At Sojourners, people are just getting back from their holiday breaks with their families and some will still be out this week. D.C. public schools don’t even start until next week for my two boys.
Of course, members of the Senate and the House of Representatives came back early to avoid sending the nation off of the “fiscal cliff.” For the first time in two decades, taxes were increased for the wealthiest two percent, something most Americans support. And programs the Circle of Protection seeks to protect for the most vulnerable, including important tax credits that have kept millions of Americans out of poverty, were kept safe in the final deal.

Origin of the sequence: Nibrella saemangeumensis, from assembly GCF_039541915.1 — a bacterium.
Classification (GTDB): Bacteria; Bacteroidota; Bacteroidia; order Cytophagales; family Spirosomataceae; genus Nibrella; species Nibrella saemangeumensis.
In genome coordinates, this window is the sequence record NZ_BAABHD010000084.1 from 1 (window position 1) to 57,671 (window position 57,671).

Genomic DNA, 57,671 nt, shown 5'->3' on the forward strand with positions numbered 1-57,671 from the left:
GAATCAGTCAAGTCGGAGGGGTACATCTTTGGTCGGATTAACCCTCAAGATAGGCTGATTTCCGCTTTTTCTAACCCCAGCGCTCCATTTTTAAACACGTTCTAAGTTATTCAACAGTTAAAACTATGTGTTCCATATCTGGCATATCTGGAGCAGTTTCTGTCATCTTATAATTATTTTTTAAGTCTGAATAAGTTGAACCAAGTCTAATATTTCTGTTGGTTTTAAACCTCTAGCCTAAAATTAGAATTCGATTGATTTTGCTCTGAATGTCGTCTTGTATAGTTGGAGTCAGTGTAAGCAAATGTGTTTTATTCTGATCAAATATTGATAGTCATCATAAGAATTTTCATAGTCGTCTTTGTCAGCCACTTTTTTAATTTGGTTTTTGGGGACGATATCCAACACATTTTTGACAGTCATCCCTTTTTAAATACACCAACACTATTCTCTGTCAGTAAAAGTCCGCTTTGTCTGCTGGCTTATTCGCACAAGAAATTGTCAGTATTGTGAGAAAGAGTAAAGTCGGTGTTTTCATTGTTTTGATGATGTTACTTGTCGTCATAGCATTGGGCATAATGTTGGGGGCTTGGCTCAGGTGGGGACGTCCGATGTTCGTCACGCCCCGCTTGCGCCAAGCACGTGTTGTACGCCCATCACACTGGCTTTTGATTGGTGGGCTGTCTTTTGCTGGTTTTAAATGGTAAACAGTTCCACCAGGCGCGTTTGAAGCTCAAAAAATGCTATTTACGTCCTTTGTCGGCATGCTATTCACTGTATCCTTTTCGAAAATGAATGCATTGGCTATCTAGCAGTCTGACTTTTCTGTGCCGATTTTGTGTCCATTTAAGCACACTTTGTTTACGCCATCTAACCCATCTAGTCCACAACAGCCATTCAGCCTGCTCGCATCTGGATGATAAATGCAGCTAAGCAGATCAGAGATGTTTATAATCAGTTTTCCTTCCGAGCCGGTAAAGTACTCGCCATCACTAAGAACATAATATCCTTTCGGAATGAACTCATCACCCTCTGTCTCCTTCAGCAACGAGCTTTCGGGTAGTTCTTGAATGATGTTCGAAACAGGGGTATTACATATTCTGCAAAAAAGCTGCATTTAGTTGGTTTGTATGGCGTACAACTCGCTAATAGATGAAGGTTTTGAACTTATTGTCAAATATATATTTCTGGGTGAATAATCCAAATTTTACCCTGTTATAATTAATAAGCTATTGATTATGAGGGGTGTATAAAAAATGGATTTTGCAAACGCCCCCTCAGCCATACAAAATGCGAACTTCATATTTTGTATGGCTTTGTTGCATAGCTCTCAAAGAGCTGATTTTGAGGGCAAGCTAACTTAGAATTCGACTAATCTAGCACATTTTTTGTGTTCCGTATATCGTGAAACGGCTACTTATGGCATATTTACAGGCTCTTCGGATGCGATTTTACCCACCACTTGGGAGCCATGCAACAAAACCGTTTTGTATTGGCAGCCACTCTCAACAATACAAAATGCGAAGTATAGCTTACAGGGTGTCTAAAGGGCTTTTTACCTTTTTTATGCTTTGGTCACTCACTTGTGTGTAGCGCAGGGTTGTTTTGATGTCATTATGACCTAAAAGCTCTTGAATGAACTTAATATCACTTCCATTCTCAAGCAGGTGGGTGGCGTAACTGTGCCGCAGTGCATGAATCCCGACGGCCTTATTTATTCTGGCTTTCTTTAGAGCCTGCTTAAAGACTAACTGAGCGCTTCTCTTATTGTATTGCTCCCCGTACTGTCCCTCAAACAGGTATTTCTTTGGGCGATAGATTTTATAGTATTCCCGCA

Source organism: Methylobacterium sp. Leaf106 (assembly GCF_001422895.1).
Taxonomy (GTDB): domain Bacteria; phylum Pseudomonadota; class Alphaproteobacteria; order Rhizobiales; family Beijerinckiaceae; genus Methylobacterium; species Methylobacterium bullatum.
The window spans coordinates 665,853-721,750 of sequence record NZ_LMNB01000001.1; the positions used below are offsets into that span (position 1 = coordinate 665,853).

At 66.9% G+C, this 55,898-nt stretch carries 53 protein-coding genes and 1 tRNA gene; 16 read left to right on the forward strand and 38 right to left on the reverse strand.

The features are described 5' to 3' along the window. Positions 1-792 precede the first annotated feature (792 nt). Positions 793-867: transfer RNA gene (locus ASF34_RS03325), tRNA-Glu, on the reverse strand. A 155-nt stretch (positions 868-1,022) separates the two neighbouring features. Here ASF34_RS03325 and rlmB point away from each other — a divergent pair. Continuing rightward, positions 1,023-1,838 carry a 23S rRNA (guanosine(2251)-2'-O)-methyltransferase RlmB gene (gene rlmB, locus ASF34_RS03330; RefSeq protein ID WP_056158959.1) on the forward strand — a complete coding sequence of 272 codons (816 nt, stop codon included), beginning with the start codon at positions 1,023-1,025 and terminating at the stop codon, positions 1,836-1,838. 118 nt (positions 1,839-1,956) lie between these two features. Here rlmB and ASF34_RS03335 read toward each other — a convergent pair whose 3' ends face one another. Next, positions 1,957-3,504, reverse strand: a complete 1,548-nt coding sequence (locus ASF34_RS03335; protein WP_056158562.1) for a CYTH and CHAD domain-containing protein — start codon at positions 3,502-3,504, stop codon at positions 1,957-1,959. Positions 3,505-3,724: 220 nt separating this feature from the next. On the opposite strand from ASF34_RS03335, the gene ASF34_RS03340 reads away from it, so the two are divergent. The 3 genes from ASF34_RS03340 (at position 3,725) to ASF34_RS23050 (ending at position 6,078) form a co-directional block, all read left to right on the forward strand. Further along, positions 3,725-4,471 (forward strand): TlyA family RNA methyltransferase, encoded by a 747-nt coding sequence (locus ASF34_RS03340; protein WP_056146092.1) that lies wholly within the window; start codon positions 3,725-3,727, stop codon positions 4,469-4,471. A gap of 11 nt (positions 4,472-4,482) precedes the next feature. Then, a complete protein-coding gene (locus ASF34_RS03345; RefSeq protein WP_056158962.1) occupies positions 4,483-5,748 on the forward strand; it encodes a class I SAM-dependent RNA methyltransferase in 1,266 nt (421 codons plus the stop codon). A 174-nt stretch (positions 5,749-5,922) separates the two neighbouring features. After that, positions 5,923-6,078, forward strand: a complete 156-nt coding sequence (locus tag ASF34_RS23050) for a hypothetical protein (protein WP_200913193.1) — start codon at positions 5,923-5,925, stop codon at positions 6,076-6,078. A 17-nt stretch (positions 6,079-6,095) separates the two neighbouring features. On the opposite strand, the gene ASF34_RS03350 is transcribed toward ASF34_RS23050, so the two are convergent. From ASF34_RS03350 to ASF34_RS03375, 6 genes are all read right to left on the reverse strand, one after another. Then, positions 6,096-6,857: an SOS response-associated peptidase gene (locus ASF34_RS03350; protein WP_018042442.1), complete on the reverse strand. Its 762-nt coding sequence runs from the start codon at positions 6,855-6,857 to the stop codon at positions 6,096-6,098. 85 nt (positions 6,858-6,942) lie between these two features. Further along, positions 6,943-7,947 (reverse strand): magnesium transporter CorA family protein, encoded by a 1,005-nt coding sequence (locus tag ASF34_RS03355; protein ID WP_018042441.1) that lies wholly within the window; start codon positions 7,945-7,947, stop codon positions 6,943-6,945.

The legislators barely succeeded in coming to a compromise but largely avoided the more challenging issues of the automatic spending cuts known as “sequestration” and an agreement on long-term deficit reduction. The compromise delayed the sequester for two months, which means it will kick in around the same time as an anticipated debt ceiling fight in which Republicans say they will force the nation into default unless they get the spending cuts they want.
As reflected in this deal, I applaud the President's continued commitment to protect poor and vulnerable people. I encourage him to remain steadfast in his refusal to negotiate. However, it remains to be seen whether the President will continue on in his refusal to negotiate on such important matters with those risking our nation’s economic health to advance their own political ideology.